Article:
Ecology Notes – Sept. 25/12
- Autotrophs are organisms that assimilate radiant energy from sunlight (photosynthesis) or from
inorganic compounds in their environment (chemosynthesis). The energy is converted into chemical
energy stored in the carbon-carbon bonds of organic molecules. Heterotrophs are organisms that
obtain their energy by consuming organic compounds made from other organisms. This energy
originated with organic compounds synthesized by autotrophs. Some heterotrophs consume non-
living organic matter (detritovores). Parasites and herbivores are heterotrophs that consume live
hosts, but do not necessarily kill them. Predators are heterotrophs that capture and consume live
- Some plants are holoparasites, which means they have no photosynthetic pigments (like chlorophyll)
and they get energy by parasitizing other plants. They are heterotrophs. Dodder is a holoparasite that
is an agricultural pest and can significantly reduce biomass in the host plant. Dodder attaches to its
host plant by growing in spirals around the stem and it penetrates the phloem to take up
carbohydrates. Increased dodder biomass results in decreased host biomass.
- Mistletoe is a hemiparasite, which means it is photosynthetic, but it obtains nutrients, water, and
some of its energy from the host plant. Hemiparasites act as autotrophs and parasites.
- Some animals can act as autotrophs, but this is rare. Their photosynthetic capacity is acquired by
consuming photosynthetic organisms or by living in a close relationship known as a symbiosis. An
example is sea slugs. Sea slugs have functional chloroplasts that are taken up from the algae that they
eat. The chloroplasts photosynthesize.
- Most autotrophic production of chemical energy on earth occurs through photosynthesis. In
photosynthesis, sunlight provides the energy to take up CO2 and synthesize organic compounds
(carbohydrates). In chemosynthesis (chemolithotrophy), energy from inorganic compounds is used
to produce carbohydrates. Chemosynthesis is important in nutrient cycling bacteria and in some
ecosystems such as hydrothermal vent communities. Inorganic substrates are used by
chemosynthetic bacteria as electron donors for carbon fixation. They use energy from inorganic
compounds to take up CO2 and synthesize carbohydrates. The earliest autotrophs on earth were
probably chemosynthetic bacteria or archaea that evolved when the earth was low in oxygen but
high in hydrogen. Sulfur bacteria thrive in sulfur hot springs with high water temperatures. They use
hydrogen sulfide from these waters to generate chemical energy, leaving behind elemental sulfur.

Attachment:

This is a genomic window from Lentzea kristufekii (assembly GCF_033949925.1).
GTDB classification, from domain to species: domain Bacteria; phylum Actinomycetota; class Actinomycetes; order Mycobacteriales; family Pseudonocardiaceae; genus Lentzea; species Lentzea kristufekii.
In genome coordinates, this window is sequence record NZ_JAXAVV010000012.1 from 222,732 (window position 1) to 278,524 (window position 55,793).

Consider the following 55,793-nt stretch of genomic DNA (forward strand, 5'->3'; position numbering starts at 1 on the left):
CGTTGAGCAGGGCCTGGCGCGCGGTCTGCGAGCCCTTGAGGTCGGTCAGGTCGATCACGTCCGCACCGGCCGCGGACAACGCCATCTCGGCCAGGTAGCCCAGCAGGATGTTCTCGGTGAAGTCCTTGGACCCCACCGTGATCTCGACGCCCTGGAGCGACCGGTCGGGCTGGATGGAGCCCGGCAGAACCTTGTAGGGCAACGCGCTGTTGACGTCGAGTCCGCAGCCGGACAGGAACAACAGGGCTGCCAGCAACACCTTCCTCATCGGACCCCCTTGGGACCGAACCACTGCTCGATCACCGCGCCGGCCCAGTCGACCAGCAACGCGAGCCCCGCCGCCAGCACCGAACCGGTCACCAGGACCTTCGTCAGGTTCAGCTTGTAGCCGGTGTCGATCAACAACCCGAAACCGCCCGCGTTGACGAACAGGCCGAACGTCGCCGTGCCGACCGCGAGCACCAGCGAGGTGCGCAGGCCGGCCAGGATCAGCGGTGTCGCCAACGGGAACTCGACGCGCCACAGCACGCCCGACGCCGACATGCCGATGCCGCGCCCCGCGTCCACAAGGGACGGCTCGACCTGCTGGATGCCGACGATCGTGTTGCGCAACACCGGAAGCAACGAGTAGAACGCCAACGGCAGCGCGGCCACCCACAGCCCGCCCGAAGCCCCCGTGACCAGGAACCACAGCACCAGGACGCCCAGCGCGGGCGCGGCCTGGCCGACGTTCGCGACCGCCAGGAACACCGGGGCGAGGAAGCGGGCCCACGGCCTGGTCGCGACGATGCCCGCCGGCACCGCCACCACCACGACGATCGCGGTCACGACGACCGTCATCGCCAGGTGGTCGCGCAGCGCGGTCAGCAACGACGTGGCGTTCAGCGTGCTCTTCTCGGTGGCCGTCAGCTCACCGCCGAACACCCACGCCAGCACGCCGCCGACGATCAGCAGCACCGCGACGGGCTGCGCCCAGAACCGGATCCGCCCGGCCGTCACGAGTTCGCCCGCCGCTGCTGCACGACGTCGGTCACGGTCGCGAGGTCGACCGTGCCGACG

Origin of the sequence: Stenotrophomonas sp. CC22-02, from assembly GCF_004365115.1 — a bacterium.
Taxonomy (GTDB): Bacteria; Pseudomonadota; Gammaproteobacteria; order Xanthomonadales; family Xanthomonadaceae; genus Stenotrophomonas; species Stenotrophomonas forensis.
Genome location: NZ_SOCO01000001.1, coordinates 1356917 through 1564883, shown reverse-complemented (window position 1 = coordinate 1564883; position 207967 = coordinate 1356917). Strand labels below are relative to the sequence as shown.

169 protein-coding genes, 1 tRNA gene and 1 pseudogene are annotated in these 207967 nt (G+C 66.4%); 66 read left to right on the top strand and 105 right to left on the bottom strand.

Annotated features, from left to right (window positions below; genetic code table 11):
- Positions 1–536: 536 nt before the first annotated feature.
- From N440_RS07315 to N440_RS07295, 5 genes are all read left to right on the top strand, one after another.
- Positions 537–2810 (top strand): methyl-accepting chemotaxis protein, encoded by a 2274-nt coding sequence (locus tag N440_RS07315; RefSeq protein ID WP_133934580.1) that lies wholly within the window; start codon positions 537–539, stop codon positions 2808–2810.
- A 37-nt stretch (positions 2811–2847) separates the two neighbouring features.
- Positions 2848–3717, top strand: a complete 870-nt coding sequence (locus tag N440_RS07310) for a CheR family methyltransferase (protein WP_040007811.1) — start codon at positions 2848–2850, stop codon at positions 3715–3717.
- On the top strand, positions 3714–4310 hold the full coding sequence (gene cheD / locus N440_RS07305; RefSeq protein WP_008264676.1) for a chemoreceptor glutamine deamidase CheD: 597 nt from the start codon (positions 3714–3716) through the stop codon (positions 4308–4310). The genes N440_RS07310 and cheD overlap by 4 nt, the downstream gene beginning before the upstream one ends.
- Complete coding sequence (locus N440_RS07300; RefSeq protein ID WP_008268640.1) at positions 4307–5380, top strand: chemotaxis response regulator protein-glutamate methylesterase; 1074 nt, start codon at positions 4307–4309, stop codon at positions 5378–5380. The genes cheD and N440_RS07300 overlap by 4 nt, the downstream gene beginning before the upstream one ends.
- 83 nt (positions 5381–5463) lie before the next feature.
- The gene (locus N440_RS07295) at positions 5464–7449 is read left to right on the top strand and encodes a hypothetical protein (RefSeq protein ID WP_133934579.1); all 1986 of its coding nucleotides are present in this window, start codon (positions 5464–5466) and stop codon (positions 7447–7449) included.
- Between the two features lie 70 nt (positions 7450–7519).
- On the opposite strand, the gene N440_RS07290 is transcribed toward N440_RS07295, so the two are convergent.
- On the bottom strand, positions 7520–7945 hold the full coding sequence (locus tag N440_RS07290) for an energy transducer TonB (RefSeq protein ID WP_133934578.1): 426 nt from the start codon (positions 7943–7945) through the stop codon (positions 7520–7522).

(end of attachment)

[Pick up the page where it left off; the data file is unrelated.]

- Most of the biologically available energy on Earth is derived from photosynthesis. Photosynthetic
organisms include some archaea, bacteria, and protists, and most algae and plants. Photosynthesis
involves the conversion of CO2 into carbohydrates used for energy storage and biosynthesis.
- Photosynthesis has two major steps: 1. Light reaction – light is harvested and used to split water and
provide electrons to make ATP and NADPH. 2. Dark reaction – CO2 is fixed in the Calvin cycle and
carbohydrates are synthesized.
- The rate of photosynthesis determines the supply of energy, which in turn influences growth and
reproduction, often equated with their ecological success (abundance and geographic range).
Environmental controls on the rate of photosynthesis are an important topic in physiological ecology.
Light is an important determinant of photosynthetic rates. Light response curves show the influence
of light levels on photosynthetic rate. Light comprehension point is where CO2 uptake is balanced by
CO2 loss by respiration because there is enough light. As the light level increases above the light
compensation point, the photosynthetic rate also increases. Saturation point is when photosynthesis
no longer increases as light increases. Below the saturation point, photosynthesis is limited by the
availability of light. At the beginning of this curve when there is no light, the net photosynthetic rate
is negative because plants are losing energy in the dark (plants in the dark don’t photosynthesize, but they still respire. Plants can acclimatize to changing light intensities with shifts in light response
curves. Plants grown in low light conditions saturate quickly and have low photosynthesis levels.
Plants grown in high light are able to fix more carbon before becoming saturated, but they also burn
more energy when in the dark (lower negative level). This is a tradeoff. Acclimatization and shifts in
light saturation point involve morphological and physiological changes. Leaves at high light intensity